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    I failed to make an important distinction. There is, I believe a difference between an altar call and an invitation. An invitation can be given without an altar call. I believe that we ought, in preaching, to call people to Christ or challenge believers. The problem I have with the altar call is that in many cases it has become a sort of baptist sacrament. How many people look to the time "they walked the aisle" when questioned about their salvation? it wasn´t the 20 or 30 or however many feet they walked that saved them it was the grace of God in Christ.

    Personally I do not use an altar call. But I always give an invitation. In fact if God is working in a persons heart for salvation I would rather they trust Christ right in the middle of the message rather than at the end of the service.

    I believe it was Torrey who once said at the end of a sermon: There is no altar call, just go out and live it! (to a group of believers no doubt). Or he said something of that nature I apologize ahead of time for not finding the source and if some one knows of it please direct our attention that way.

    Anyhow the long and short of is: I believe an invitation is not only appropriate but also biblical. However the altar call- if it was developed by the Separate Baptists or Finny or whoever is a man made invention which can (note the use of can, please) be harmful to the cause of Christ.
     
  9. 4His_glory

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    Likewise for me. I was saved in my living room around the age of 6 and committed myself to missions without going forward for an altar call at 14. In fact I waited to the service was over and most of the building had cleared before I finally yielded to serve Christ abroad.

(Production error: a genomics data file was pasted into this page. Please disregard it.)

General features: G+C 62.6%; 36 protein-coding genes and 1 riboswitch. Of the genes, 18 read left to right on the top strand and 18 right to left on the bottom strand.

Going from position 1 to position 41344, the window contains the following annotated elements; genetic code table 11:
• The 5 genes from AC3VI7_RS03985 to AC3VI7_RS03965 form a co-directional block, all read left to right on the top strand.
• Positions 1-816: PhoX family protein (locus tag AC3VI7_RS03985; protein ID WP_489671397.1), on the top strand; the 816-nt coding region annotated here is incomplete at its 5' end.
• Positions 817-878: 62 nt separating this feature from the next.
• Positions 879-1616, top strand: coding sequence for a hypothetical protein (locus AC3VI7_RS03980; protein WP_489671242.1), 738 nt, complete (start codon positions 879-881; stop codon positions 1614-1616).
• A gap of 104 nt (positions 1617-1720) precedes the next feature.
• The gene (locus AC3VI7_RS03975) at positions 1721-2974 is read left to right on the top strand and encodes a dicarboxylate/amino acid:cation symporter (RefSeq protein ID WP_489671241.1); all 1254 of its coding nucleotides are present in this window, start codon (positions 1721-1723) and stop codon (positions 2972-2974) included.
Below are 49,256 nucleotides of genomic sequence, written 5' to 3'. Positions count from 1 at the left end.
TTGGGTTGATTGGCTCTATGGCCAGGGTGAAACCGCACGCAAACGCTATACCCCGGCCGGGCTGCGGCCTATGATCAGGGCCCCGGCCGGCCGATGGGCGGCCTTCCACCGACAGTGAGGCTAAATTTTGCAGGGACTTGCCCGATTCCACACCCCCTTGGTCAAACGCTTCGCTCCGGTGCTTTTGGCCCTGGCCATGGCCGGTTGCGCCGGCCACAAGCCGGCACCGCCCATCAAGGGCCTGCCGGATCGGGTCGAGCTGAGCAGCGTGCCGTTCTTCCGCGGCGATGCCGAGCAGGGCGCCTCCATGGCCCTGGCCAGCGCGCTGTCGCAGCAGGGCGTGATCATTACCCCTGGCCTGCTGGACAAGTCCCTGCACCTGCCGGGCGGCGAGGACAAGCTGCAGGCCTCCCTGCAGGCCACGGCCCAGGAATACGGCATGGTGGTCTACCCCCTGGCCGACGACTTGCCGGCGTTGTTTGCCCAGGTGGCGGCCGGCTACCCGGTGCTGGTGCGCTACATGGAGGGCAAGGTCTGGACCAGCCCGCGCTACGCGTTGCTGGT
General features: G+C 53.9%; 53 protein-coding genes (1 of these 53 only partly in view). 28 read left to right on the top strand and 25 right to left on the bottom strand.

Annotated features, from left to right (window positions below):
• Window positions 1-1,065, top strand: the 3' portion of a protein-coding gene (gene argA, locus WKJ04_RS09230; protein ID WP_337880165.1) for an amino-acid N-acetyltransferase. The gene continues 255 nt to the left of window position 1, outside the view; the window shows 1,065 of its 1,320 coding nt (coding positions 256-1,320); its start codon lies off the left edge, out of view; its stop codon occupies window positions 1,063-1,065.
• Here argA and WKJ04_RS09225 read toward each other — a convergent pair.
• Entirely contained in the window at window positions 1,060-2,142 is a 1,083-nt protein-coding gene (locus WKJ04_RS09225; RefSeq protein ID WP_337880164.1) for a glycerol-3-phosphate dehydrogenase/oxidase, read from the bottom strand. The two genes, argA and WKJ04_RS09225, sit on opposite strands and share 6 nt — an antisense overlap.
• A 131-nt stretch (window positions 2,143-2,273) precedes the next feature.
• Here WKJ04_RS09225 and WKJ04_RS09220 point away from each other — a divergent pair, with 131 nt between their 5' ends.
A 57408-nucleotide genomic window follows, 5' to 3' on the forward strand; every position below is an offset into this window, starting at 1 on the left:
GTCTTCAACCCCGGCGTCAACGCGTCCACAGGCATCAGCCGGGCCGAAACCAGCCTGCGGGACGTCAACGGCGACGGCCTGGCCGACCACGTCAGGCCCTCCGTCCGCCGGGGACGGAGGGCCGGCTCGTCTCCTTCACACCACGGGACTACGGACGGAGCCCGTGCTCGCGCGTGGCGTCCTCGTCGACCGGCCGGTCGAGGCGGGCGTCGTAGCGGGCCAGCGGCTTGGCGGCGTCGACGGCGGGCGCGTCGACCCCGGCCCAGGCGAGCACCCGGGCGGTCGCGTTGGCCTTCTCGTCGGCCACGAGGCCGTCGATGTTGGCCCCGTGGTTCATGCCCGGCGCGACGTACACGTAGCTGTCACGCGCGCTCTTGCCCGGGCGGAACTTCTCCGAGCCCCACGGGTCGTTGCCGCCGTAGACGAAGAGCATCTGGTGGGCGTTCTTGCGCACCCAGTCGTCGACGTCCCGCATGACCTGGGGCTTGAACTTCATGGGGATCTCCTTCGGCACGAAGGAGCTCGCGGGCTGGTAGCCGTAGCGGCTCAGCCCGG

10. tinytim

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    As for an altar call... where did the Altar come from.. where in the NT?
     
  11. John of Japan

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    Okay, point taken. And I note the use of "can." And I also note by your wording that the altar call can also be useful. If it is a public profession of faith in Jesus Christ, I believe that it can sometimes be useful, especially in a culture like Japan, where "shame" is a major motive for many things. If a Japanese is willing to go forward in a service, that is a huge step for him!

    But as you point out, if it is used as a "Baptist sacrament," and people think that's how you get saved, then it can be harmful.
     
  12. John of Japan

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    What, Brother Tim, you don't have an altar in your church? To offer up chickens or whatever? :smilewinkgrin:
     
  13. bapmom